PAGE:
So Samuel passes, leaving a mess behind him, and nobody to clear up the mess but his elder son Walter, who is not the man to do it.

I know something of Walter, for a passage of that Con­current Action, of which this director seems fond, and which crowds so much I need to know into the screen in an aston­ishingly economical manner, has shown me his boyhood and young manhood, his downfall and his marriage.


Walter was the clever boy, and David was the popular, merry boy. Walter was devout and studious and went away to a good boarding-school — not one of England’s great public schools, but a place devoted to the Welsh Wesleyan interest — where he won prize after prize, and showed uncommon promise in mathematics. He organized prayer meetings among the more devout boys, and was exemplary in his religious observance and his truly Wesleyan examination of his conscience. He was a stoutly built boy, whose uncommonly thick legs won him the nickname of Gate Posts. It was clear enough where Walter was going. Like all devout boys he had a spell of wanting to be a preacher, but he quickly put that aside and set his sights on the Civil Service. There is always a place in the Civil Service for a good mathematician, and Walter was also some­thing of a linguist; he spoke Welsh and English from infancy, and to be born bilingual is a great start on Latin and Greek, which he absorbed almost without thinking. The Treasury, the Foreign Office, the Home Office, all seemed within his grasp, and when at last he won a scholarship to Oxford, the thing was virtually assured.

Fate sees it otherwise. Walter is just eighteen when his mother falls ill, and is about to die. She summons him to her bedside.

“Walter, dearest boy,” she says; “I want you to promise me never to leave your father. He needs you. He is not as strong a man as everybody thinks. And you know that David is a great disappointment. Your father needs a stout staff to lean on. Give me your promise, my dear.”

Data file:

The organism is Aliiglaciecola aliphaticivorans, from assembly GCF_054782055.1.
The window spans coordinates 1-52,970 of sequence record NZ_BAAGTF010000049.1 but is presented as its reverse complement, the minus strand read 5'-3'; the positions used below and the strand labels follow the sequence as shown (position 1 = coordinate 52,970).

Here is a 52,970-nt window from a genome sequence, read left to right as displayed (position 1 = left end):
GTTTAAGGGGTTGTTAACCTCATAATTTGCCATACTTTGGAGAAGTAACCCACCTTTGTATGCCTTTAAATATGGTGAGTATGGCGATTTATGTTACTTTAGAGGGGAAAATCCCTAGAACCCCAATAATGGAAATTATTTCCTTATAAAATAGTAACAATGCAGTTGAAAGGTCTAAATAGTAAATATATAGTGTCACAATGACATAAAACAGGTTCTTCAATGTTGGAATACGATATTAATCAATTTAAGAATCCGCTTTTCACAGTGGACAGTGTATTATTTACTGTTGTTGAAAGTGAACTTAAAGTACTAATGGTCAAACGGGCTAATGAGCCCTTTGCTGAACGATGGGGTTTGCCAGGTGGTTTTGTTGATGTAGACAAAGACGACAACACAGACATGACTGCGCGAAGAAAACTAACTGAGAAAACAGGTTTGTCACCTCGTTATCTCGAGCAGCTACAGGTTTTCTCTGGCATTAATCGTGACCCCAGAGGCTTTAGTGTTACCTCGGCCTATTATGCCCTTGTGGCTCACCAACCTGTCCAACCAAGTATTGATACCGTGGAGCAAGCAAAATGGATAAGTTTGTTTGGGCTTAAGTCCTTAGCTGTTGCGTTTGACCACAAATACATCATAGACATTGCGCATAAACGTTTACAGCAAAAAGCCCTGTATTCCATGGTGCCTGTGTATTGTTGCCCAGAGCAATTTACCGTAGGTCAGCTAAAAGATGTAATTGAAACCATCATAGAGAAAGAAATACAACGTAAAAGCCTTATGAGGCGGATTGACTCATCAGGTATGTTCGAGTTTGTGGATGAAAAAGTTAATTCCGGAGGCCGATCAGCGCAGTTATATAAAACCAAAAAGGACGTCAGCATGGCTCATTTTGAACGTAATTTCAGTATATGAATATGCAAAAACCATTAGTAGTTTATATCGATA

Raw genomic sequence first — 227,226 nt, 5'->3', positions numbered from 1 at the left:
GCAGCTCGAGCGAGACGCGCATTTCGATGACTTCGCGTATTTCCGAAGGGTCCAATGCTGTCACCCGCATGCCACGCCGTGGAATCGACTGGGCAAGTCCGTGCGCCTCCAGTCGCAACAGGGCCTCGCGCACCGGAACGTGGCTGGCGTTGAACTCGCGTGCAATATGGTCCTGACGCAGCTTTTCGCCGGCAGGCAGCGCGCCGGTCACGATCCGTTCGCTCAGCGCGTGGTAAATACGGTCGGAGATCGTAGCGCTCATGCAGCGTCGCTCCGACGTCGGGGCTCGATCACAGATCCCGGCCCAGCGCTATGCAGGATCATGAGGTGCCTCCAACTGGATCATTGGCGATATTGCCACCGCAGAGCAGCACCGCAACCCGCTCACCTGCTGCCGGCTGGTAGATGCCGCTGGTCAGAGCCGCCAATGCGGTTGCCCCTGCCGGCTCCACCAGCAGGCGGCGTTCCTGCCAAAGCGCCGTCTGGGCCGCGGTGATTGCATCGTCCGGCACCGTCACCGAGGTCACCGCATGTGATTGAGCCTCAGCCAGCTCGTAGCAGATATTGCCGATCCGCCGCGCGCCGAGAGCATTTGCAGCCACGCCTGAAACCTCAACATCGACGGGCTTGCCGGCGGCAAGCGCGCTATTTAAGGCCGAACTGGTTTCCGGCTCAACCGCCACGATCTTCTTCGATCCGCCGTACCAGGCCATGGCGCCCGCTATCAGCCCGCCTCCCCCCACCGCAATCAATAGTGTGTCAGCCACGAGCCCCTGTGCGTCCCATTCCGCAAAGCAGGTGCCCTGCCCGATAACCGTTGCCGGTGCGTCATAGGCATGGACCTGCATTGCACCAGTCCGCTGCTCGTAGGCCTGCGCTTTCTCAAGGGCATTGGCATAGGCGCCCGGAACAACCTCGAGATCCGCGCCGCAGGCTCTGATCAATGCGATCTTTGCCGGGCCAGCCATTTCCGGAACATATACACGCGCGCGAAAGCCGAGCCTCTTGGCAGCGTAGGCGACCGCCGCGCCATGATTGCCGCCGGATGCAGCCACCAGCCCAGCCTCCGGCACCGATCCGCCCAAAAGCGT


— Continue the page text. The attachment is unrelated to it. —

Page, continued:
Walter kneels by the bed and gives his promise, for who can hesitate when a mother lies so near to death? And that, in a great many important ways, is the finish of Walter. He prays to be given the strength to do what he has promised, to be a staff and a strength, and within a fortnight his mother is dead. Truly, David is a great disappointment. He has learned the fine points of the tailoring in London, and he is a good cutter, but he spoils a lot of fine cloth because he is never entirely sober. Samuel is sure that responsibility will quiet him, and he sets David up in his own tailoring shop in Machynlleth, where David becomes a great support to the local pubs. Yes, and even to the refreshment room at the local railway station, for in Wales there were no pubs open on Sunday, but a bona fide traveller could have a drink at the station. So I see David, a roly-poly red-headed rascal, lurking beside the railway track, an empty portmanteau in his hand, whenever the two Sunday trains are due at Machynlleth; as the train arrives, he runs down the track, climbs the barrier to the station area, and dashes into the refreshment room, as bona fide a traveller as ever was seen. Of course the girl at the counter knows him and knows what he is up to, but she is a large-hearted, understanding sort of girl, as barmaids often are. It is not long before the tailor’s shop closes its doors, and David returns to his father, a prodigal son, for whom Samuel prepares the thinnest and poorest of calves. More like a black sheep, say the Trallwm wags.